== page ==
Tuesday, November 12, 2013

No sew pillow covers using hot glue



Throw pillows are a great way to spruce up a home for less. You can add in pops of color or just create a more luxurious look with pillows.

You probably have some lying around. Maybe the material is outdated or worn, but don't toss them just yet! Make a new cover for them in a few minutes using hot glue. Yes, hot glue!

I wish I knew how to sew, but I don't. So I improvise. My original plan was to use Dritz Liquid Stitch. You can find it at most craft stores. Mine is from Hobby Lobby and with a 40% off coupon it cost $4.19. You'll soon find out I decided to ditch the Liquid Stitch in favor of my trusty hot glue gun.

Liquid Stitch from Hobby Lobby
I purchased two yards of fabric from Hancock Fabric. I always head toward the back of the store where they have piles of leftover fabric majorly discounted to $5 per yard. The fabric is high quality and thick. Just the kind you want for any type of upholstering or diy projects.


I was able to cover three pillows and a chair cushion with the two yards. I had to piece together some scraps to cover the last pillow, but it worked out fine and that side can face the back.


I was going to use a tutorial from LiveLoveDIY, but then I stumbled across this tutorial from Ashton Sebastian and it was much simpler. She uses Liquid Stitch in it, but if you read the beginning of the post you'll find that hot glue is her preferred method.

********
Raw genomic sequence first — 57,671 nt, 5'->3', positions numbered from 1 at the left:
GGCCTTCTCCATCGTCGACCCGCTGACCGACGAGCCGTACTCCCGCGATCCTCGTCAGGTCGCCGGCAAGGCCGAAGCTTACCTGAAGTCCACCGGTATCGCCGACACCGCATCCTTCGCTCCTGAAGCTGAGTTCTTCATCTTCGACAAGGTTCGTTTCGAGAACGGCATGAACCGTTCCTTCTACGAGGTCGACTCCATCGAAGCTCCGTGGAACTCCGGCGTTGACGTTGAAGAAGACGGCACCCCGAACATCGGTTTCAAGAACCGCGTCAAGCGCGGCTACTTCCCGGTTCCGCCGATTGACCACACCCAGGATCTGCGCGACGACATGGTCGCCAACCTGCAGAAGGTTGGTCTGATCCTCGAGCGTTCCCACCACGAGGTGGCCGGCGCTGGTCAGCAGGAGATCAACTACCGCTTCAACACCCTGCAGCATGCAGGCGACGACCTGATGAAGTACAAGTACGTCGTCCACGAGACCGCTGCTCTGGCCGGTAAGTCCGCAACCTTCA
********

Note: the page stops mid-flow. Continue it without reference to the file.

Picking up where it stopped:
You'll want to lay your pillow on the fabric and then fold the fabric over the top to figure out how much you need. Leave about one inch on each side. When in doubt, always leave more. You can trim the excess later. As you can see here, I left a couple inches of overlap, but it ended up being more than I needed.


Make sure the inside of your fabric is facing out and the nice finished side is facing in. Eventually you'll turn the fabric inside out which is how you get the nice looking seam.

You will have one side that is done already since you folded the fabric over.


Apply the Liquid Stitch or hot glue in a straight line to the two sides that connect with the folded over side. The glue creates your seam. Do not finish the side that is directly across from the folded one yet.


As you can see I started using Liquid Stitch, but I quickly changed to hot glue. The Liquid Stitch took all night to dry so I couldn't finish the project until morning. Even then, the seam didn't feel as sturdy as the seams I created with hot glue.


Once you have glued the two sides and the glue has set up, turn the pillow case inside out so the nice side of the fabric is now facing out.


 Tuck your pillow into the cover.


Now comes the hardest part. You'll need to glue the final seam with the pillow inside. Fold the edges over and work in small sections gluing them as you go.



This seam won't look as nice as the others, but you can face it towards the bottom when you arrange the pillows. 


One down, two more to go! These pillows came with our downstairs couch. I've never been a fan of the pattern so they have sat in storage for a couple years.


I'm glad I didn't throw them out because they're big thick pillows. Now with the new fabric, I love them! Here they are on our daybed in the upstairs office.


I'd like to add new fabric to the two long white pillows below. They had a tan covering on them that accidentally got bleached. Those ends might be tricky! I'm still debating what color fabric would look best. Any ideas?


Now find some fabric and update those pillows!

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